Here’s what each of them had to say.
Dipper 1: The MUJI One-Handle Pail
MUJI advertised this pail as “not your ordinary bath dipper.” Aside from its simple design typical in MUJI’s minimalistic style, its advertisement claims that its ergonomic handle makes it easier to scoop water without putting a lot of weight on the wrist.
Dipper 2: Amason Dipper
Out of the six dippers, it’s the smallest but not the cheapest. Like the MUJI tabo, the handle is inclined upward rather than a horizontal handle. Does this mean it is also ergonomically designed? Let’s see.
Dipper 3: Wings Dipper Square
Trying to find some variety for the dipper choices, I got this square-shaped dipper. Features-wise, its unique selling point is that it’s square, and it has a small spout on one side that helps with . . . I don’t know, dispensing?
Dipper 4: Dynaplas Water Dipper
I don’t really know what to say about this one. It’s a dipper. It’s your average-sized dipper with a small spout. It has those bumps at the bottom of the handle for . . . grip? Not the most expensive, but not the cheapest, either. If I find more adjectives to describe this and the next two dippers, do I become a dipper blogger? A dipogger? A digger?
Dipper 5: Plasticworld Dipper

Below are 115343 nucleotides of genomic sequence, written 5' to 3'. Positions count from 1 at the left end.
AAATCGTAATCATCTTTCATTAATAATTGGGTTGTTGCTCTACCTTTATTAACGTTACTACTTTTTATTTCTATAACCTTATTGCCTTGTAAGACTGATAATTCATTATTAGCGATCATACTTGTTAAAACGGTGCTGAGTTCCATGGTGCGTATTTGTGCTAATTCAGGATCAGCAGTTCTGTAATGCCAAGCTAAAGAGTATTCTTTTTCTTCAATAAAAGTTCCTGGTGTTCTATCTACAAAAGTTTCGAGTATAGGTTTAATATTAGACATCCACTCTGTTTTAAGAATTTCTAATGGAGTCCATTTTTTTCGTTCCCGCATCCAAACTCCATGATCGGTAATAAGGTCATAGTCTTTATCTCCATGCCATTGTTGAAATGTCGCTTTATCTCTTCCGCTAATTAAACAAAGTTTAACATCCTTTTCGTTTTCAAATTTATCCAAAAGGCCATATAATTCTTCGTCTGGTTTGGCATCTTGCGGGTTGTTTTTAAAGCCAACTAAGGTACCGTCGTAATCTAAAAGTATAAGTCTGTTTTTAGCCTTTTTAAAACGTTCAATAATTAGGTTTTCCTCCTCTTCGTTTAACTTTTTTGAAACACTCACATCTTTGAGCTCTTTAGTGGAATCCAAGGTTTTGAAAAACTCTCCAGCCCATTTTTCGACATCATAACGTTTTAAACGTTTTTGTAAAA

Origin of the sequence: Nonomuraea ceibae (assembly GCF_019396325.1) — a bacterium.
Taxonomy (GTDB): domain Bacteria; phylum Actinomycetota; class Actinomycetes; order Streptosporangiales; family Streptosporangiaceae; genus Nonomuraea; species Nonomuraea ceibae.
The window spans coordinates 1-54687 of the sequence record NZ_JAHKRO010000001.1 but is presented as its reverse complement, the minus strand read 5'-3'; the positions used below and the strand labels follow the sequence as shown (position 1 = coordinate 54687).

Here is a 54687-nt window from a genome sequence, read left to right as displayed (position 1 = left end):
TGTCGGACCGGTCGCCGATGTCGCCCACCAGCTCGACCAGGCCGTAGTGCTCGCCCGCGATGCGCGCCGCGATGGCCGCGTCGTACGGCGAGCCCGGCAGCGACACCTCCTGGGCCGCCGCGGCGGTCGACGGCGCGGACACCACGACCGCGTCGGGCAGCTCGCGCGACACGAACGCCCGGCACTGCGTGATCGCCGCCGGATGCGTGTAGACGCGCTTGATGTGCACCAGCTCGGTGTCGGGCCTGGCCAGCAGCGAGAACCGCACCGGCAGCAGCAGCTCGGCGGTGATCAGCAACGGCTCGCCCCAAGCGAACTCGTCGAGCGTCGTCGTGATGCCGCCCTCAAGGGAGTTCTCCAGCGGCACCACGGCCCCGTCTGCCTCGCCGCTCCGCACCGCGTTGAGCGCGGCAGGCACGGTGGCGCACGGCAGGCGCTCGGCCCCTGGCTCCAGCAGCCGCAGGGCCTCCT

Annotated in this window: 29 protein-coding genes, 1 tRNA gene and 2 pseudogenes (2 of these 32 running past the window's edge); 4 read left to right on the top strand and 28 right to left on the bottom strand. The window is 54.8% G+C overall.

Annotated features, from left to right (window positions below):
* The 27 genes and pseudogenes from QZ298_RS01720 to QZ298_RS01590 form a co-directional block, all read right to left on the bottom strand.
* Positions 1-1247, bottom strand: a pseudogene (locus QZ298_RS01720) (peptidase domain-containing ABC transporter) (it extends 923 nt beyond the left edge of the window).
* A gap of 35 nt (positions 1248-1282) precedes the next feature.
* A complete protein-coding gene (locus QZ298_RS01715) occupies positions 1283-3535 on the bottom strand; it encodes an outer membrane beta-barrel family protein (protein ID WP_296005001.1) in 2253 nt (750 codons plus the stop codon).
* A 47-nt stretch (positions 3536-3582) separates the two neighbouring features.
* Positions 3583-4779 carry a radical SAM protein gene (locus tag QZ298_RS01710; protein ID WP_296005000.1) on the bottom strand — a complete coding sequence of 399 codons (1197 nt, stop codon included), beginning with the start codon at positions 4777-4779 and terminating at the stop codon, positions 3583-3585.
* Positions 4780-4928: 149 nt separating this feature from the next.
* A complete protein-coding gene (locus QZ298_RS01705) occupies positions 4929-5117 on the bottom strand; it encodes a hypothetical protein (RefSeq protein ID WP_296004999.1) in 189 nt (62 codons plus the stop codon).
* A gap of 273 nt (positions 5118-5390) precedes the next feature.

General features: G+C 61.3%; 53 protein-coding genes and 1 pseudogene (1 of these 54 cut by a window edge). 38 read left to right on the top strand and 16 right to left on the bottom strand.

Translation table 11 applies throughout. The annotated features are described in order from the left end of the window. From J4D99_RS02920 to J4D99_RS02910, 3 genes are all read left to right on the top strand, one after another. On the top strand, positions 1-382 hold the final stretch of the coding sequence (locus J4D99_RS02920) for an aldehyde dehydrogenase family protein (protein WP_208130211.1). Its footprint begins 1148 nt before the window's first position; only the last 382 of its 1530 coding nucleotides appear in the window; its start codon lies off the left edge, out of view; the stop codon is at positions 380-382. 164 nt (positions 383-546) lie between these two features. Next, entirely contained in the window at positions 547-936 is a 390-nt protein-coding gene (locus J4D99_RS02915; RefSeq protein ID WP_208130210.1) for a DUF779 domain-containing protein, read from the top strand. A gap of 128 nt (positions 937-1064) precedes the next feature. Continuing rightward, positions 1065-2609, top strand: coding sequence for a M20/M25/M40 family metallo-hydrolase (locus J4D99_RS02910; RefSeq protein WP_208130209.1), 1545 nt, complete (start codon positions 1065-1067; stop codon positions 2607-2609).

It’s the cheapest out of the bunch, but it’s not the smallest. From afar, it looks like your ordinary tabo. But when you’re holding it and examining it, you kind of understand why it’s the cheapest. The handle is sturdy, but the thing that holds water is a bit soft. The workmanship isn’t the best, and you can see and feel the sharp loose bits of plastic on the side. It has a lot of visible scratches and other marks at many points, and the bottom feels very rough. Not the prettiest dipper out of the bunch, but it gets the job done.
Dipper 6: Home Buddy 3-Liter Water Dipper
Price: P 59.75
The biggest and the second most expensive one after the MUJI dipper, this dipper’s unique selling point is that it can carry a whopping three liters of water. It might seem excessive, given the current water shortage in Metro Manila and most people’s ability to hold three liters with one hand. But if you want to be efficient and get as much water as possible in one scoop, this might be the dipper you need.
After going through each of the dippers, their prices, and their features, I asked my participants to rank the dippers from least favorite on the left to their most favorite on the right. Surprisingly, their answers were very different.
Despite the MUJI bath dipper’s ergonomic design and white color, not many people may be keen on spending P365 on a bath dipper when there are much cheaper options that can get the job done just as easily.
So if you plan on heading to your nearest MUJI store and buying the infamous dipper, get your wallets and hope this dipper will last you a lifetime. But if you plan to buy a dipper anywhere else, at least you have more money to spend elsewhere – just maybe not at MUJI.
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Justine is a Slytherin who loves cosplay, horror fiction, and puns. She is the certified favorite human of her dog, Pud.